BASED ON THE NOVEL BY
JOHN AJVIDE LINDQVIST
JOHN AJVIDE LINDQVIST
LET THE RIGHT ONE IN (2008)
While Twilight raked in millions from tweens all over the world, from Sweden came a moody, bloody, surprisingly tender, and superior vampire tale, Let the Right One In.
Kare Hedebrant stars as Oskar, an intelligent young boy, who has an interest in the macabre, and is bullied mercilessly at school. When new tenants move into the apartment next door, Oskar is immediately intrigued by their odd behaviour. Oskar’s suspicions are confirmed, when he meets his new neighbour Eli (Lina Leanderson), an aloof and wise beyond her years young girl. She says she is 12, and has been for a long time, for she is a vampire.
The casting of Leandersson as Eli is spot on, since she conveys an ageless quality which suits her role. In fact, both Leandersson and Hedebrant boast mournful turns beyond their age.
In order to feed her bloodlust, Eli’s guardian (Per Ragner), murders unsuspecting townspeople, and drains them of their blood. Yet after a botched kill brings unwanted attention, he sacrifices himself in order to protects Eli, who turns to Oskar for companionship.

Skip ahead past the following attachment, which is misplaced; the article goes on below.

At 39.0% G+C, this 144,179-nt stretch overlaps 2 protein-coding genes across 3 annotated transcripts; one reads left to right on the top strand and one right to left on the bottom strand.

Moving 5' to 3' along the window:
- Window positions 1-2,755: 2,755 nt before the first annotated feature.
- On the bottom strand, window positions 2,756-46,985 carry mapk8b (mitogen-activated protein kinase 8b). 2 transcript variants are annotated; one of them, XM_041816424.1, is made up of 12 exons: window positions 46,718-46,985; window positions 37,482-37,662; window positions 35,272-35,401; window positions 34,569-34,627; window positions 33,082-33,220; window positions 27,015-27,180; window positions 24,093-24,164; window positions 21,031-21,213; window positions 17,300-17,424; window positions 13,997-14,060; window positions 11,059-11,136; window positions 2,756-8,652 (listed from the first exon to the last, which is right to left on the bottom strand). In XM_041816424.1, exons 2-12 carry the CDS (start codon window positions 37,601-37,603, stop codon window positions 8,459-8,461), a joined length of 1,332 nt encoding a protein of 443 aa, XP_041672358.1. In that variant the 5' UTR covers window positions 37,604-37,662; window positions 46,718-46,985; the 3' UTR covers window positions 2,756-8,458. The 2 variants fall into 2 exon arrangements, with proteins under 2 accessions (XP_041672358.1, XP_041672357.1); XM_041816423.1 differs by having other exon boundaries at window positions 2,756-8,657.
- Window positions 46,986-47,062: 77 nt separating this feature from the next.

From the film’s opening scene, the winter chill, dread, and isolation of its Swedish location fills every frame of Let the Right One In.
Director Tomas Alfredson paces his scenes to the beat of an eerie pulse. He simply creeps with his camera, not resorting to editing tricks to induce scares, but achieves genuine terror with still frame, perfectly staged wide screen shots.
These are heightened by the subtle use of special effects and sound effects, which brilliantly convey Eli’s supernatural qualities. This includes her scurrying up walls and trees, and dropping down on her prey like a spider picking off a fly. A low, demonic growl, which manifests itself from her person, proves that she means business.
Let the Right One In was based on a popular novel by John Ajvide Lindqvist, who also wrote the screenplay. Unfortunately, yet unsurprisingly, Hollywood already have a remake – or reimagining, depending who you ask – in production. Have subtitles really become that bad to endure?